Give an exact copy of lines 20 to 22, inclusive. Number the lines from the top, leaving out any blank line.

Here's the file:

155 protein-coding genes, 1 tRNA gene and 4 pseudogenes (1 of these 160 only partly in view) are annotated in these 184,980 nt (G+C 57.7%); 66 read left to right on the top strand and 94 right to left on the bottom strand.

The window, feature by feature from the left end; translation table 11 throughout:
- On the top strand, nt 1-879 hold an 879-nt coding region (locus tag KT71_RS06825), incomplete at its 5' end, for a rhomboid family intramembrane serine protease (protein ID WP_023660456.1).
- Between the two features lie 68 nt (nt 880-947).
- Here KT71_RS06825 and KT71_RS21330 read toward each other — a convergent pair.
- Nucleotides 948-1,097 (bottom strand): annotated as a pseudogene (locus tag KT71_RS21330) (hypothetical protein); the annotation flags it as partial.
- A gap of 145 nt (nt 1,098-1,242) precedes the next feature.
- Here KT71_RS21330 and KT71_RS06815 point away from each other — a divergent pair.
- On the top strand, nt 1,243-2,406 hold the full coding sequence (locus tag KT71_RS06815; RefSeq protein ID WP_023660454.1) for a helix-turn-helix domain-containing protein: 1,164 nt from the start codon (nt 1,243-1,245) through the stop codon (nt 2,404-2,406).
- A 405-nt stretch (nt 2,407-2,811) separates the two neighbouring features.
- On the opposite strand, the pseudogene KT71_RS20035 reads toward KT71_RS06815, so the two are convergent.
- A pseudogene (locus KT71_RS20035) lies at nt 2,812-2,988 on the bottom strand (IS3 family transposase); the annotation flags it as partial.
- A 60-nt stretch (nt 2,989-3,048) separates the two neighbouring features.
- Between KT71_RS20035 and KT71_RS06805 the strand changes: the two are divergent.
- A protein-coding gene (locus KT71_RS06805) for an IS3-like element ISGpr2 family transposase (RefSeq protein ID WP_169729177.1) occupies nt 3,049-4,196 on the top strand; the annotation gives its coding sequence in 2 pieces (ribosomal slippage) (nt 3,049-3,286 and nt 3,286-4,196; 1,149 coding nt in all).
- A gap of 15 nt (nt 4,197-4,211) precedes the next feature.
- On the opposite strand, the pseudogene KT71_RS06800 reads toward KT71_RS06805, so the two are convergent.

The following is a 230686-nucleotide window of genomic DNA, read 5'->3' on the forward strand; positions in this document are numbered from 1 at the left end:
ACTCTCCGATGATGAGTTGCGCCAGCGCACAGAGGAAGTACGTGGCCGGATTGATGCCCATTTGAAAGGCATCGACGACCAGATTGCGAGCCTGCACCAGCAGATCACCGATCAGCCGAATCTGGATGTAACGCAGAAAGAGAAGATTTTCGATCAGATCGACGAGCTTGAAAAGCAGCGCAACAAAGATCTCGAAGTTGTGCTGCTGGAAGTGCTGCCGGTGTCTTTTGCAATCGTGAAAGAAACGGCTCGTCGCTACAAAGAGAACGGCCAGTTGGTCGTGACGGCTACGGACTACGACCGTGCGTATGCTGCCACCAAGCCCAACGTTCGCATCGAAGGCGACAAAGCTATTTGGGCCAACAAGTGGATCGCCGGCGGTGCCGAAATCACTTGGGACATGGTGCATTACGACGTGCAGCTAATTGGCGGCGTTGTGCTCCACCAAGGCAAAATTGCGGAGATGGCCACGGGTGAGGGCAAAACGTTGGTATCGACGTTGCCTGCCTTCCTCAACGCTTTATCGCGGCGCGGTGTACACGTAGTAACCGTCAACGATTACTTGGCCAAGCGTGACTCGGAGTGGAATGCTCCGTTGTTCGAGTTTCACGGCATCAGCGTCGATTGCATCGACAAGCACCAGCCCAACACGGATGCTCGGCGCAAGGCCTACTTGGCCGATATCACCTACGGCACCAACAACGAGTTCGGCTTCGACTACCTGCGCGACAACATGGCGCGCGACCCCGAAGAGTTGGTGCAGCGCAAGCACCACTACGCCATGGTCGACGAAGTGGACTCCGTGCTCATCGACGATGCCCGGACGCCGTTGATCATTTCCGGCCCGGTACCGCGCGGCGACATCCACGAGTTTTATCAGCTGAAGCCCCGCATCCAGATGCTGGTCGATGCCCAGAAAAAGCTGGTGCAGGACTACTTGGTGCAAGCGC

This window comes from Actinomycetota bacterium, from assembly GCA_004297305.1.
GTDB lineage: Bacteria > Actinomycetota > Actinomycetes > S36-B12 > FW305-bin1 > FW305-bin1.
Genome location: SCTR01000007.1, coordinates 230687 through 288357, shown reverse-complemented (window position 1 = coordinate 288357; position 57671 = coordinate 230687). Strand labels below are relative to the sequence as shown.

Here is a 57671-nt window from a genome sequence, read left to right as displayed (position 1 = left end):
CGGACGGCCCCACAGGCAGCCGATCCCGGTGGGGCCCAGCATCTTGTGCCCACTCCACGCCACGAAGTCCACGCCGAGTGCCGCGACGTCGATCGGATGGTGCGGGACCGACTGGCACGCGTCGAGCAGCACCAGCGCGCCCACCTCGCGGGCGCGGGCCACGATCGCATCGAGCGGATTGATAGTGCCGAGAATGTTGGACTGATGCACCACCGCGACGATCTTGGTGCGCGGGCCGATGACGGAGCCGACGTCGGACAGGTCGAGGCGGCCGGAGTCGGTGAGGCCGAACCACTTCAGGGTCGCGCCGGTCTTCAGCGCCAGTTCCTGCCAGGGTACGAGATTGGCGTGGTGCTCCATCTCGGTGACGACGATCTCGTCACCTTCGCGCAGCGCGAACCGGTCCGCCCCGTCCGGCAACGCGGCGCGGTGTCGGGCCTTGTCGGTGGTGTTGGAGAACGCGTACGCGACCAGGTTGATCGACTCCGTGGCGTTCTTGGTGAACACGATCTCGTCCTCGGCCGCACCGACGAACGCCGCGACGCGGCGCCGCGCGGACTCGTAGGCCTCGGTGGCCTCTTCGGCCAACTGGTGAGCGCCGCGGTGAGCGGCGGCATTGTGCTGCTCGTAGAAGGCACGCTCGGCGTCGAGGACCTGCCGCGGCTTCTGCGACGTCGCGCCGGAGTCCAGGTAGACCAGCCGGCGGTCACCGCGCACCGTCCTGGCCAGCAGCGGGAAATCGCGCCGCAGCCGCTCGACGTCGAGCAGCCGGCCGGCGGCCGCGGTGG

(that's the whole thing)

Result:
This window comes from Actinomycetota bacterium, from assembly GCA_004297305.1.
GTDB lineage: Bacteria > Actinomycetota > Actinomycetes > S36-B12 > FW305-bin1 > FW305-bin1.
Genome location: SCTR01000007.1, coordinates 230687 through 288357, shown reverse-complemented (window position 1 = coordinate 288357; position 57671 = coordinate 230687). Strand labels below are relative to the sequence as shown.